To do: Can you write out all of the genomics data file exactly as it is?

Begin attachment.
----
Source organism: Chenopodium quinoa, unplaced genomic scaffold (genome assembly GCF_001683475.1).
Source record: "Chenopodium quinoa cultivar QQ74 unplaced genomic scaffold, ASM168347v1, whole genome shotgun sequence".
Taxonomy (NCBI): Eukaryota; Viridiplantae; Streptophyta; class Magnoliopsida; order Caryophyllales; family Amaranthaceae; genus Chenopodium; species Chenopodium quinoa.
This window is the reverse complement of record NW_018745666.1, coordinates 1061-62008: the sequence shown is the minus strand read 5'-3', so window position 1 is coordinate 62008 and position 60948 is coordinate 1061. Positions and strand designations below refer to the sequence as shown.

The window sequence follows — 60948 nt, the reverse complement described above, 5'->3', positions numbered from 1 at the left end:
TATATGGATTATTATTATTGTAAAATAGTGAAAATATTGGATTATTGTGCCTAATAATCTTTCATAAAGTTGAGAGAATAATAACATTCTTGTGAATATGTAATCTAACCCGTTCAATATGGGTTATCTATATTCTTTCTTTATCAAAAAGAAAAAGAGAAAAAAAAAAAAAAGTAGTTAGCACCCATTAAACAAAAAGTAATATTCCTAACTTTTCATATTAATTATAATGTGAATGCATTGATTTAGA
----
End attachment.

Source organism: Chenopodium quinoa, unplaced genomic scaffold (genome assembly GCF_001683475.1).
Source record: "Chenopodium quinoa cultivar QQ74 unplaced genomic scaffold, ASM168347v1, whole genome shotgun sequence".
Taxonomy (NCBI): Eukaryota; Viridiplantae; Streptophyta; class Magnoliopsida; order Caryophyllales; family Amaranthaceae; genus Chenopodium; species Chenopodium quinoa.
This window is the reverse complement of record NW_018745666.1, coordinates 1061-62008: the sequence shown is the minus strand read 5'-3', so window position 1 is coordinate 62008 and position 60948 is coordinate 1061. Positions and strand designations below refer to the sequence as shown.

The window sequence follows — 60948 nt, the reverse complement described above, 5'->3', positions numbered from 1 at the left end:
TATATGGATTATTATTATTGTAAAATAGTGAAAATATTGGATTATTGTGCCTAATAATCTTTCATAAAGTTGAGAGAATAATAACATTCTTGTGAATATGTAATCTAACCCGTTCAATATGGGTTATCTATATTCTTTCTTTATCAAAAAGAAAAAGAGAAAAAAAAAAAAAAGTAGTTAGCACCCATTAAACAAAAAGTAATATTCCTAACTTTTCATATTAATTATAATGTGAATGCATTGATTTAGA